As I think more about it, is seems that there are three basic types of differences:
1. Completely irrelevant: The best example I can think of is which side of the road you drive on. As long as everyone does the same thing, it doesn't matter.
2. Things were there is an absolutely right or wrong: For example, American culture improved when we banned slavery.
3. Things that have two sides. These things have to been seen from both sides to be understood, because they involve two competing interests.
Take the issue that Mohammad brought up in the comments to that post, about the differing treatment of nationals and various expats. You have two competing principles, one that says that everyone should be treated the same, and another that there should be some rights that only citizens have. An easy example is that in the US, where only citizens can vote. The UAE seems to drawn the line between these balancing interests closer to the "more rights for citizens" end of the spectrum than the "everyone treated the same" end. Some of these are written law, and some are unofficial but widely known.
There are many situations where foreigners (I mean Persians, Indians, Asians and not Westerners)dont get "enough" respect. There are many examples of those cases that i can mention. But one of the good ones is waiting in queues. I remember when I was doing my Driving License test. I waited in the line for 1 hour and out of no where a local comes and takes the test before me. I went to the manager of the Emirates Driving Institute and told him and his reply was very simple "He is local".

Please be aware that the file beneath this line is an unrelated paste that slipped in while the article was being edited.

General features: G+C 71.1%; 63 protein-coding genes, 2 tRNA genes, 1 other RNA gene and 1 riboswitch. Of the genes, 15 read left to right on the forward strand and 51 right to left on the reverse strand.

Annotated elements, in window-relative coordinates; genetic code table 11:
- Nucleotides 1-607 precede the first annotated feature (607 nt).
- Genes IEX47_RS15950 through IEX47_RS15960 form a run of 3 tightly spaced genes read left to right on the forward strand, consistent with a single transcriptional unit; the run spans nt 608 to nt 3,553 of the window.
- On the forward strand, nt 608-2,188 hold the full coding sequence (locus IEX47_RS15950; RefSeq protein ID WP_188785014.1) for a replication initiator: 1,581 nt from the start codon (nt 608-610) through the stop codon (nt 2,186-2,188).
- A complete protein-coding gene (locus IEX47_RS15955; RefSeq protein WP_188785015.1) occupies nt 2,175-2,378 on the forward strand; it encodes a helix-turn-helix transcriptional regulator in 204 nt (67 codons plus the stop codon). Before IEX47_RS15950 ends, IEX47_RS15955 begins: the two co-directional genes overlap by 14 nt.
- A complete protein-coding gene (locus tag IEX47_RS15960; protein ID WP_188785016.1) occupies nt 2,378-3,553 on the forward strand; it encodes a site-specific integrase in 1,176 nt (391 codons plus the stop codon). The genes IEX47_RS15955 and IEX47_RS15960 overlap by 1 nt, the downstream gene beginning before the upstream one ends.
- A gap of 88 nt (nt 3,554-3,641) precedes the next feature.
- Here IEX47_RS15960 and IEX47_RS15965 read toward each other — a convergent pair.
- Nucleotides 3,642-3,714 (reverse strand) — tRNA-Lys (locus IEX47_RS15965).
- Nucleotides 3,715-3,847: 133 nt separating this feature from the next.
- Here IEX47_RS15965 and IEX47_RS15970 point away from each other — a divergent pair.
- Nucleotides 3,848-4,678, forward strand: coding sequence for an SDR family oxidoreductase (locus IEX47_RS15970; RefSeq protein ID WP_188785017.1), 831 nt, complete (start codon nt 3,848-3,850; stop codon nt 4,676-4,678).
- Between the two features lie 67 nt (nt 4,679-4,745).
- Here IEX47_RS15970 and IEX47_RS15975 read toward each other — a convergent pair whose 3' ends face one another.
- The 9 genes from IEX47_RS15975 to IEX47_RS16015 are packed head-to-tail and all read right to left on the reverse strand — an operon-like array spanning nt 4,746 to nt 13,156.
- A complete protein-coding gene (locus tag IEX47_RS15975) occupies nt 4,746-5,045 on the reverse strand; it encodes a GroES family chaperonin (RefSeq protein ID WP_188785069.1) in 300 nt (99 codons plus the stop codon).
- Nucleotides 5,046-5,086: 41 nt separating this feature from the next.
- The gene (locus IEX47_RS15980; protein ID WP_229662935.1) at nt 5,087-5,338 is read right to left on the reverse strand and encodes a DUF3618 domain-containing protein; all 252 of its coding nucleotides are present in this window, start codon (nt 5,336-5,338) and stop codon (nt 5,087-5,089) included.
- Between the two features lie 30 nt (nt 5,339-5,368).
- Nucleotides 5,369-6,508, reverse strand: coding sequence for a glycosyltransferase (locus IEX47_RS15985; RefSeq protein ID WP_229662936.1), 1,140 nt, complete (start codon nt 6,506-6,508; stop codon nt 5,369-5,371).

A couple of other examples: I have also heard from other expats who have been here for some time that if a car accident involves a national and an expat, the expat will be blamed, even if by objective standards he was blameless. Another example I have heard is that nationals pay less per kilowatt hour for electricity.
I don't know if these differences are cultural, simply a reaction to the overwhelming preponderance of expats here, or some combination of the two. But since some in America (I'm looking at you Pat Buchanan) want to limit immigration and make English the official language because of what they perceive as too much Hispanic immigration, I have been asking myself how I would react if I suddenly found myself feeling like a stranger in my own country.
The other aspect of Mohammad's story, about how non-Westerners are treated, also raises a question. As a Westerner, it makes me uncomfortable when I am helped/waited on/served before others, but I don't know that I can do anything about it. How do any of the rest of you handle these situations?
[Added on Saturday night]
Also, I would recommend reading the link that uaeyah included in the comments to the first post.